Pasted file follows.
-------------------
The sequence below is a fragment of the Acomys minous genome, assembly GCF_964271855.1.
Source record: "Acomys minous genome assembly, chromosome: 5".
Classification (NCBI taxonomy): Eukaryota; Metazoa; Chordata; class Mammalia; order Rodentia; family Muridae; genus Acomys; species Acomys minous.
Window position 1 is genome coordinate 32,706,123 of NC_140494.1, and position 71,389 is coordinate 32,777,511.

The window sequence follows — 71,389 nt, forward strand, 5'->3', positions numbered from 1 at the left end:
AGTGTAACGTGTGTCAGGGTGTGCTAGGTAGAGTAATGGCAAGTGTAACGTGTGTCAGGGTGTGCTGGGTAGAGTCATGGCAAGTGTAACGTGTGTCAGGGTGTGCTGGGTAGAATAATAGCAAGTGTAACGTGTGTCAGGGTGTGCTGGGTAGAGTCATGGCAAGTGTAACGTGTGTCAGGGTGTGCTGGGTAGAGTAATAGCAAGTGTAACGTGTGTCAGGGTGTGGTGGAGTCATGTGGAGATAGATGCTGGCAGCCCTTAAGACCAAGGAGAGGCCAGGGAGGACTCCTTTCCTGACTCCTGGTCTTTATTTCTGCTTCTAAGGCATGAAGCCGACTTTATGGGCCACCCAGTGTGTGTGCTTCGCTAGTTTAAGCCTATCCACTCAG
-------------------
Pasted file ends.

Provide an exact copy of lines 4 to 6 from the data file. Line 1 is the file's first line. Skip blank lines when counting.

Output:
Window position 1 is genome coordinate 32,706,123 of NC_140494.1, and position 71,389 is coordinate 32,777,511.

The window sequence follows — 71,389 nt, forward strand, 5'->3', positions numbered from 1 at the left end:
AGTGTAACGTGTGTCAGGGTGTGCTAGGTAGAGTAATGGCAAGTGTAACGTGTGTCAGGGTGTGCTGGGTAGAGTCATGGCAAGTGTAACGTGTGTCAGGGTGTGCTGGGTAGAATAATAGCAAGTGTAACGTGTGTCAGGGTGTGCTGGGTAGAGTCATGGCAAGTGTAACGTGTGTCAGGGTGTGCTGGGTAGAGTAATAGCAAGTGTAACGTGTGTCAGGGTGTGGTGGAGTCATGTGGAGATAGATGCTGGCAGCCCTTAAGACCAAGGAGAGGCCAGGGAGGACTCCTTTCCTGACTCCTGGTCTTTATTTCTGCTTCTAAGGCATGAAGCCGACTTTATGGGCCACCCAGTGTGTGTGCTTCGCTAGTTTAAGCCTATCCACTCAG